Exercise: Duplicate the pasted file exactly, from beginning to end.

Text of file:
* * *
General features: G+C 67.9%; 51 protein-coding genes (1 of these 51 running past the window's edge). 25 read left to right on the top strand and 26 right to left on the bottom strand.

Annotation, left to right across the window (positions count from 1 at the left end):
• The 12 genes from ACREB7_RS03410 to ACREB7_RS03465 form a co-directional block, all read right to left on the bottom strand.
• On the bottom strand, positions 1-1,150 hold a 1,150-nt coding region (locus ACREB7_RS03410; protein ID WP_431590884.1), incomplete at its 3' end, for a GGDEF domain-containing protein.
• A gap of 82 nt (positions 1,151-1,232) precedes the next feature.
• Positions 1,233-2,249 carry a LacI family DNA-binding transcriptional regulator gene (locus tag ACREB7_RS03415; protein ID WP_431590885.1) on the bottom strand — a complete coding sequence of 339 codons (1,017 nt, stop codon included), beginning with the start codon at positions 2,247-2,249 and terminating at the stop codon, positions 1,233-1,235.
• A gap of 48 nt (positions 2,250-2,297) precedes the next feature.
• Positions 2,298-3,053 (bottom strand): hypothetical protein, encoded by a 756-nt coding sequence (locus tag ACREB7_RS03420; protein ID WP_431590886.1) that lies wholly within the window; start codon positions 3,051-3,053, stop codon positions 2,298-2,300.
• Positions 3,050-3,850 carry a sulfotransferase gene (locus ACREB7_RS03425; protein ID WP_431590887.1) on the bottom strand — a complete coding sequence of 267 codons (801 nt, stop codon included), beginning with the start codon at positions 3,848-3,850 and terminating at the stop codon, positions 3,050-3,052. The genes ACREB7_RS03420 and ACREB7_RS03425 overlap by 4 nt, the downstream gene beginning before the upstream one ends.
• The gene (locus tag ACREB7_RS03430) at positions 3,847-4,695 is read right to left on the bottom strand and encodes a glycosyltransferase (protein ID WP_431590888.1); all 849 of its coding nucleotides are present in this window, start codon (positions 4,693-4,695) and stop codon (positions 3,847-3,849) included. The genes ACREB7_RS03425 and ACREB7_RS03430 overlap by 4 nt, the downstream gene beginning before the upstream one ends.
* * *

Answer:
General features: G+C 67.9%; 51 protein-coding genes (1 of these 51 running past the window's edge). 25 read left to right on the top strand and 26 right to left on the bottom strand.

Annotation, left to right across the window (positions count from 1 at the left end):
• The 12 genes from ACREB7_RS03410 to ACREB7_RS03465 form a co-directional block, all read right to left on the bottom strand.
• On the bottom strand, positions 1-1,150 hold a 1,150-nt coding region (locus ACREB7_RS03410; protein ID WP_431590884.1), incomplete at its 3' end, for a GGDEF domain-containing protein.
• A gap of 82 nt (positions 1,151-1,232) precedes the next feature.
• Positions 1,233-2,249 carry a LacI family DNA-binding transcriptional regulator gene (locus tag ACREB7_RS03415; protein ID WP_431590885.1) on the bottom strand — a complete coding sequence of 339 codons (1,017 nt, stop codon included), beginning with the start codon at positions 2,247-2,249 and terminating at the stop codon, positions 1,233-1,235.
• A gap of 48 nt (positions 2,250-2,297) precedes the next feature.
• Positions 2,298-3,053 (bottom strand): hypothetical protein, encoded by a 756-nt coding sequence (locus tag ACREB7_RS03420; protein ID WP_431590886.1) that lies wholly within the window; start codon positions 3,051-3,053, stop codon positions 2,298-2,300.
• Positions 3,050-3,850 carry a sulfotransferase gene (locus ACREB7_RS03425; protein ID WP_431590887.1) on the bottom strand — a complete coding sequence of 267 codons (801 nt, stop codon included), beginning with the start codon at positions 3,848-3,850 and terminating at the stop codon, positions 3,050-3,052. The genes ACREB7_RS03420 and ACREB7_RS03425 overlap by 4 nt, the downstream gene beginning before the upstream one ends.
• The gene (locus tag ACREB7_RS03430) at positions 3,847-4,695 is read right to left on the bottom strand and encodes a glycosyltransferase (protein ID WP_431590888.1); all 849 of its coding nucleotides are present in this window, start codon (positions 4,693-4,695) and stop codon (positions 3,847-3,849) included. The genes ACREB7_RS03425 and ACREB7_RS03430 overlap by 4 nt, the downstream gene beginning before the upstream one ends.